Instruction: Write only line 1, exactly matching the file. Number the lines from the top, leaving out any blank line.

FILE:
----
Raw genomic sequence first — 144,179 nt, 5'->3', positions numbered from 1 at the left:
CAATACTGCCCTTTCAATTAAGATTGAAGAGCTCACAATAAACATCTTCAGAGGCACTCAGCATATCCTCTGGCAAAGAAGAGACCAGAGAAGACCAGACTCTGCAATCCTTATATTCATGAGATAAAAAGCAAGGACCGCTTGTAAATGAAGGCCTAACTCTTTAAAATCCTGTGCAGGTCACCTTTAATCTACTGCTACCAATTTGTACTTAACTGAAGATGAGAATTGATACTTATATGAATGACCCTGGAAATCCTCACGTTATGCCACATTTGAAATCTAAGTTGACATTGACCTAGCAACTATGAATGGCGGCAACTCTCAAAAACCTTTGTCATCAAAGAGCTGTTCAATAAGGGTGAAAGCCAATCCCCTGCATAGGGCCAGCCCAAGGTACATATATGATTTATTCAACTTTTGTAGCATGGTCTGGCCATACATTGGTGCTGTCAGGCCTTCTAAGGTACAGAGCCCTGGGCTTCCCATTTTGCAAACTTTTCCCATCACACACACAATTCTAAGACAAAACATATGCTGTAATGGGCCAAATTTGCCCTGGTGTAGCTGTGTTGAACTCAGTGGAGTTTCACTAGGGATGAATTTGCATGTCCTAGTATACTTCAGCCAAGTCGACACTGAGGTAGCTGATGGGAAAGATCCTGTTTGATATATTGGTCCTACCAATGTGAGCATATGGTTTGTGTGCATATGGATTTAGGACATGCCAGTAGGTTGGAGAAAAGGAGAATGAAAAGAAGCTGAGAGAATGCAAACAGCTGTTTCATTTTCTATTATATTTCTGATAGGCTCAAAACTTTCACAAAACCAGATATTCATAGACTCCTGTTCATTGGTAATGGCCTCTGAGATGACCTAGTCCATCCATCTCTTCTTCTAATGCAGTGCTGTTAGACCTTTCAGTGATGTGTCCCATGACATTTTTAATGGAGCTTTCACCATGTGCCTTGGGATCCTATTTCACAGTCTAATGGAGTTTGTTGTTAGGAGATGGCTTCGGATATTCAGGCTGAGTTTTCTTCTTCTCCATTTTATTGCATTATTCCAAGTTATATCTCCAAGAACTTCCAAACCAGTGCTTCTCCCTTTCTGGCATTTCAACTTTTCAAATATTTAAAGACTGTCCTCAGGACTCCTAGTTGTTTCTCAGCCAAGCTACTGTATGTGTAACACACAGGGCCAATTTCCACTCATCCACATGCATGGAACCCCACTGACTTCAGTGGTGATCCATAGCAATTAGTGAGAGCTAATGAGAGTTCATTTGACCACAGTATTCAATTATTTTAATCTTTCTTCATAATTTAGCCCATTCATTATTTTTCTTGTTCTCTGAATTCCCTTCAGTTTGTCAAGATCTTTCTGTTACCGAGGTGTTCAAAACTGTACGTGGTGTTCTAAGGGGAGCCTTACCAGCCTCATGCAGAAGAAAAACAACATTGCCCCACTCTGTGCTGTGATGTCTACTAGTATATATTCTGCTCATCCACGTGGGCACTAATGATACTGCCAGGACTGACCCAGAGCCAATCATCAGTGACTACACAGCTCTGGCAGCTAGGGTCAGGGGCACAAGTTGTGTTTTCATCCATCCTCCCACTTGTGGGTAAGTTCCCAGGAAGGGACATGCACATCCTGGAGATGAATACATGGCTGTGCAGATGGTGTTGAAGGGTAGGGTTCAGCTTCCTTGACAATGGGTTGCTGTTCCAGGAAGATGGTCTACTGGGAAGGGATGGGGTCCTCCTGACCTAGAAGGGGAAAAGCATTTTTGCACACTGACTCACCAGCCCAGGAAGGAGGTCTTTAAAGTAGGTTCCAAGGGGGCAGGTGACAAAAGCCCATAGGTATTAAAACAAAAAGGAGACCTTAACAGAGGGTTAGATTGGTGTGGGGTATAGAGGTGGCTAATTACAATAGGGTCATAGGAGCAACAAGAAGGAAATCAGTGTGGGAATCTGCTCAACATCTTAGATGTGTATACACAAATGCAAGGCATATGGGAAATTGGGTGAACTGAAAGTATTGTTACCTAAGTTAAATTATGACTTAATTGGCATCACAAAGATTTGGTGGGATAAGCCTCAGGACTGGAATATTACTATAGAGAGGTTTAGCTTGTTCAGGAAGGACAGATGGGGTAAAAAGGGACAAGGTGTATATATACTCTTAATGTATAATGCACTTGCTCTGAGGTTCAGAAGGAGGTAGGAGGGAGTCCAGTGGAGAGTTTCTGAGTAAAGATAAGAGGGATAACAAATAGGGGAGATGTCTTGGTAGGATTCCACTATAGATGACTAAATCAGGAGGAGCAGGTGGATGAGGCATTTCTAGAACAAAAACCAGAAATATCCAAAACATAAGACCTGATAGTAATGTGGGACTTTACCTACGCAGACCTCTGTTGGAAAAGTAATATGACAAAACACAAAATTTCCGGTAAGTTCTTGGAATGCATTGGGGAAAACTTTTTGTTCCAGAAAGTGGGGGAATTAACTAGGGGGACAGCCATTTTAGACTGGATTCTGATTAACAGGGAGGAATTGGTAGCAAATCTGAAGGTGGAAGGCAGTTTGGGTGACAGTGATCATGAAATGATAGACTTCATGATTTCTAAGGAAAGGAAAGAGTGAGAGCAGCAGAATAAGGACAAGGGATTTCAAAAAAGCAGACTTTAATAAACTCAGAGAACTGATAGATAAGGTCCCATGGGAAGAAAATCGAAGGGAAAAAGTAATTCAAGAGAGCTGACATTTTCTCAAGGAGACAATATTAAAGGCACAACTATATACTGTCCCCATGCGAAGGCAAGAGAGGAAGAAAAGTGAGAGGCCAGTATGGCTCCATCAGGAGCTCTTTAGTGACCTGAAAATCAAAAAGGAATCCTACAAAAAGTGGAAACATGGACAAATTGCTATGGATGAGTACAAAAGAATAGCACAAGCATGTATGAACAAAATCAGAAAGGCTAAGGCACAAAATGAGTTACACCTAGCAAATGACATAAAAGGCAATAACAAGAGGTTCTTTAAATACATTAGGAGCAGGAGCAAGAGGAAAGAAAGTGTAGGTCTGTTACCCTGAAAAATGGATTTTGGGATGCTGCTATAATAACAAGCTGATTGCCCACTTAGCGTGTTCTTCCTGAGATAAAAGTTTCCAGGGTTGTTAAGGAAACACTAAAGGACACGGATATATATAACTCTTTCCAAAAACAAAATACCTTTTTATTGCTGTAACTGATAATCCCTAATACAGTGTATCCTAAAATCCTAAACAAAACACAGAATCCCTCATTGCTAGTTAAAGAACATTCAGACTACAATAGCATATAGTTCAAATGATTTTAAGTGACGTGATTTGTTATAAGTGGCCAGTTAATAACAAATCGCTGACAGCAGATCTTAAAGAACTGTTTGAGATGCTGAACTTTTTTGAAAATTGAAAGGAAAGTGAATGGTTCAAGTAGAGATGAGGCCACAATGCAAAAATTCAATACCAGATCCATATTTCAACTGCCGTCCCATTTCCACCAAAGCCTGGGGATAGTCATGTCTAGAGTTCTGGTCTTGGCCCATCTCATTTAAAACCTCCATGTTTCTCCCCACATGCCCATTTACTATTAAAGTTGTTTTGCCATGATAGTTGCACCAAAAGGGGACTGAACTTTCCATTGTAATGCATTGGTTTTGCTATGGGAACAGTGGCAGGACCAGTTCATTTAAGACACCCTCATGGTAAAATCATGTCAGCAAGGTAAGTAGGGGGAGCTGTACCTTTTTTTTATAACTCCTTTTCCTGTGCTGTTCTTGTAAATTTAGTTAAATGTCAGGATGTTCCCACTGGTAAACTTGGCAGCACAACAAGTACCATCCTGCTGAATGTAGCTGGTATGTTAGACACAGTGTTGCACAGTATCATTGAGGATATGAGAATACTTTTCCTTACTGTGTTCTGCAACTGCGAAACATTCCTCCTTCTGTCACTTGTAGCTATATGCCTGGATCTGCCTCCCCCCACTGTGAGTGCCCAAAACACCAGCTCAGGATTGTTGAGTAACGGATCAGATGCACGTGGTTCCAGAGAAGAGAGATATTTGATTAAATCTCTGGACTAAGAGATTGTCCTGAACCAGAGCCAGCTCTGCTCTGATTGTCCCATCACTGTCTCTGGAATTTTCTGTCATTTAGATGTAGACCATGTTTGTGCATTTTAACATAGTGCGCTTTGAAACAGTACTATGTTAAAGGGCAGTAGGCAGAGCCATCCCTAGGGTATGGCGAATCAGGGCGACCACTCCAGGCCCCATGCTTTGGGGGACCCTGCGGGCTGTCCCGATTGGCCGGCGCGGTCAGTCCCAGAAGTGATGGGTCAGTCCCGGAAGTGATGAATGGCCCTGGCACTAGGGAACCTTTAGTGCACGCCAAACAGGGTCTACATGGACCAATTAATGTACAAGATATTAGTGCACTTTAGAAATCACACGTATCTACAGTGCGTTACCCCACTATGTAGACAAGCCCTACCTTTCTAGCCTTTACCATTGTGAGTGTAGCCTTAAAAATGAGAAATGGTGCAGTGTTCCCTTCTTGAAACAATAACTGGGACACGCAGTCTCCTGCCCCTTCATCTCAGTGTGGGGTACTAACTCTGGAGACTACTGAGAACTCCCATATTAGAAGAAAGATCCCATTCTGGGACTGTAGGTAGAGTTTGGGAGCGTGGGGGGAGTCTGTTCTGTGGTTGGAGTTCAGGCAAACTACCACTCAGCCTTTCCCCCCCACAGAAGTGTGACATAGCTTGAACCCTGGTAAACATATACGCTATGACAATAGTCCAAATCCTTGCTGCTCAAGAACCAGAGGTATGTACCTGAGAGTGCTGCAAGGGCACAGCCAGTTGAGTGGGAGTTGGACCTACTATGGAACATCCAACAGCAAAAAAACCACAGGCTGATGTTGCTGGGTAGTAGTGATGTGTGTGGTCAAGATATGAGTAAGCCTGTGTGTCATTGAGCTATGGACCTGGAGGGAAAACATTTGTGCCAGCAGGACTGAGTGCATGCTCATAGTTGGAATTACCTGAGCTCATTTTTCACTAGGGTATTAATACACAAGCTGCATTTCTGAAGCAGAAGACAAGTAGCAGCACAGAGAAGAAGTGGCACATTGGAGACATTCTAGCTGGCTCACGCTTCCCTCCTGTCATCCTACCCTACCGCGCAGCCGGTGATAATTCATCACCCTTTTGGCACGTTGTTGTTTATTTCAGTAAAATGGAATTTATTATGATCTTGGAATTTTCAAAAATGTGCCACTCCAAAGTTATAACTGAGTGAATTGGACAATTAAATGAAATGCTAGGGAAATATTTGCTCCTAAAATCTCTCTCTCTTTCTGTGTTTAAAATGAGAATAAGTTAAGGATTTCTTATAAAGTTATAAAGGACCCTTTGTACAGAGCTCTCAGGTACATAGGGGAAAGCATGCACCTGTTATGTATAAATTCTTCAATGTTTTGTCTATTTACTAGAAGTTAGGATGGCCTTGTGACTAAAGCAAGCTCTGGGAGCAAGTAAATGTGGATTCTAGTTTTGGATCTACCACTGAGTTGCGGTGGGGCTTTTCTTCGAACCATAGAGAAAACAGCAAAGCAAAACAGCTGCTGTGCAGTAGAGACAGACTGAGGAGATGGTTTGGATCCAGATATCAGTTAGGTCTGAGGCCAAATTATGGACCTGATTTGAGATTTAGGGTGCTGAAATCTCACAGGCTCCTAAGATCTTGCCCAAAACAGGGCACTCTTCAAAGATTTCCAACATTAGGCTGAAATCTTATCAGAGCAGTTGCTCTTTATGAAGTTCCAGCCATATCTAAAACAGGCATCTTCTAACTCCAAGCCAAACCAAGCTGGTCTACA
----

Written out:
Raw genomic sequence first — 144,179 nt, 5'->3', positions numbered from 1 at the left: